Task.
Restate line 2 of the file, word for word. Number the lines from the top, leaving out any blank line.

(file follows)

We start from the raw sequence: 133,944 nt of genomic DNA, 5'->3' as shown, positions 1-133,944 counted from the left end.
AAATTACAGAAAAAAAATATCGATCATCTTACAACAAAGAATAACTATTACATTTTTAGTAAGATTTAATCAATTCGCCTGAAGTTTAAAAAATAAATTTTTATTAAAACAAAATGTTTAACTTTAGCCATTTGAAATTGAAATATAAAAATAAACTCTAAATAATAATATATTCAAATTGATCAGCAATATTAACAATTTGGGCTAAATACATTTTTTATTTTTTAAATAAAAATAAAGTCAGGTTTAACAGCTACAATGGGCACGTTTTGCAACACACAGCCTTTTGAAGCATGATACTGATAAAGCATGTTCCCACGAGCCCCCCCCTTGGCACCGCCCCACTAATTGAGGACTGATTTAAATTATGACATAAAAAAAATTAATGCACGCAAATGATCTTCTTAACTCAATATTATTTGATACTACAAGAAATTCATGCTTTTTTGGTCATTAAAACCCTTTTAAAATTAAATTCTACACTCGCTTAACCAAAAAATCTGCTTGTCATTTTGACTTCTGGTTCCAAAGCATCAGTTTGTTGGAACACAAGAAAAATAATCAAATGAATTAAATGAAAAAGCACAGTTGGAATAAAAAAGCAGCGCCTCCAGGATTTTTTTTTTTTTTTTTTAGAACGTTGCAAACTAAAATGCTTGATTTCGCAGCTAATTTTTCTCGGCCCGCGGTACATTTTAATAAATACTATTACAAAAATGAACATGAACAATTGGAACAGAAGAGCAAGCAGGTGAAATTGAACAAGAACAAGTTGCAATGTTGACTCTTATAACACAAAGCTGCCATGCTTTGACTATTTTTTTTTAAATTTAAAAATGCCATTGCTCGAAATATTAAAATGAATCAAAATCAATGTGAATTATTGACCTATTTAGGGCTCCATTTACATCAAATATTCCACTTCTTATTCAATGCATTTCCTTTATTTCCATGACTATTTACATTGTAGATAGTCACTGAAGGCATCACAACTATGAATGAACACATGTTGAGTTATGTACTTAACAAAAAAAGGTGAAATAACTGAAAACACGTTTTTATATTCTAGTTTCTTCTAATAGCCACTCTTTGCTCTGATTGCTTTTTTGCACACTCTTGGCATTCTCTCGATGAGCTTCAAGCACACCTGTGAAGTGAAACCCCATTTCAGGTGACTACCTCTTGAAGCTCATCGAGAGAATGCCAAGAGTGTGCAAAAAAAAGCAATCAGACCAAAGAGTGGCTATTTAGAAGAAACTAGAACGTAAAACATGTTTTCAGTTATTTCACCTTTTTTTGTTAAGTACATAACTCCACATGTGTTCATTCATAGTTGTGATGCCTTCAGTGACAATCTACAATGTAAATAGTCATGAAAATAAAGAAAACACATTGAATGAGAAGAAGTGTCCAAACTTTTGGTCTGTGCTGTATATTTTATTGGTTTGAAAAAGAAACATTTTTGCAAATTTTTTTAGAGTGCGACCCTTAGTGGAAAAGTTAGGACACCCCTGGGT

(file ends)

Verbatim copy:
AAATTACAGAAAAAAAATATCGATCATCTTACAACAAAGAATAACTATTACATTTTTAGTAAGATTTAATCAATTCGCCTGAAGTTTAAAAAATAAATTTTTATTAAAACAAAATGTTTAACTTTAGCCATTTGAAATTGAAATATAAAAATAAACTCTAAATAATAATATATTCAAATTGATCAGCAATATTAACAATTTGGGCTAAATACATTTTTTATTTTTTAAATAAAAATAAAGTCAGGTTTAACAGCTACAATGGGCACGTTTTGCAACACACAGCCTTTTGAAGCATGATACTGATAAAGCATGTTCCCACGAGCCCCCCCCTTGGCACCGCCCCACTAATTGAGGACTGATTTAAATTATGACATAAAAAAAATTAATGCACGCAAATGATCTTCTTAACTCAATATTATTTGATACTACAAGAAATTCATGCTTTTTTGGTCATTAAAACCCTTTTAAAATTAAATTCTACACTCGCTTAACCAAAAAATCTGCTTGTCATTTTGACTTCTGGTTCCAAAGCATCAGTTTGTTGGAACACAAGAAAAATAATCAAATGAATTAAATGAAAAAGCACAGTTGGAATAAAAAAGCAGCGCCTCCAGGATTTTTTTTTTTTTTTTTTAGAACGTTGCAAACTAAAATGCTTGATTTCGCAGCTAATTTTTCTCGGCCCGCGGTACATTTTAATAAATACTATTACAAAAATGAACATGAACAATTGGAACAGAAGAGCAAGCAGGTGAAATTGAACAAGAACAAGTTGCAATGTTGACTCTTATAACACAAAGCTGCCATGCTTTGACTATTTTTTTTTAAATTTAAAAATGCCATTGCTCGAAATATTAAAATGAATCAAAATCAATGTGAATTATTGACCTATTTAGGGCTCCATTTACATCAAATATTCCACTTCTTATTCAATGCATTTCCTTTATTTCCATGACTATTTACATTGTAGATAGTCACTGAAGGCATCACAACTATGAATGAACACATGTTGAGTTATGTACTTAACAAAAAAAGGTGAAATAACTGAAAACACGTTTTTATATTCTAGTTTCTTCTAATAGCCACTCTTTGCTCTGATTGCTTTTTTGCACACTCTTGGCATTCTCTCGATGAGCTTCAAGCACACCTGTGAAGTGAAACCCCATTTCAGGTGACTACCTCTTGAAGCTCATCGAGAGAATGCCAAGAGTGTGCAAAAAAAAGCAATCAGACCAAAGAGTGGCTATTTAGAAGAAACTAGAACGTAAAACATGTTTTCAGTTATTTCACCTTTTTTTGTTAAGTACATAACTCCACATGTGTTCATTCATAGTTGTGATGCCTTCAGTGACAATCTACAATGTAAATAGTCATGAAAATAAAGAAAACACATTGAATGAGAAGAAGTGTCCAAACTTTTGGTCTGTGCTGTATATTTTATTGGTTTGAAAAAGAAACATTTTTGCAAATTTTTTTAGAGTGCGACCCTTAGTGGAAAAGTTAGGACACCCCTGGGT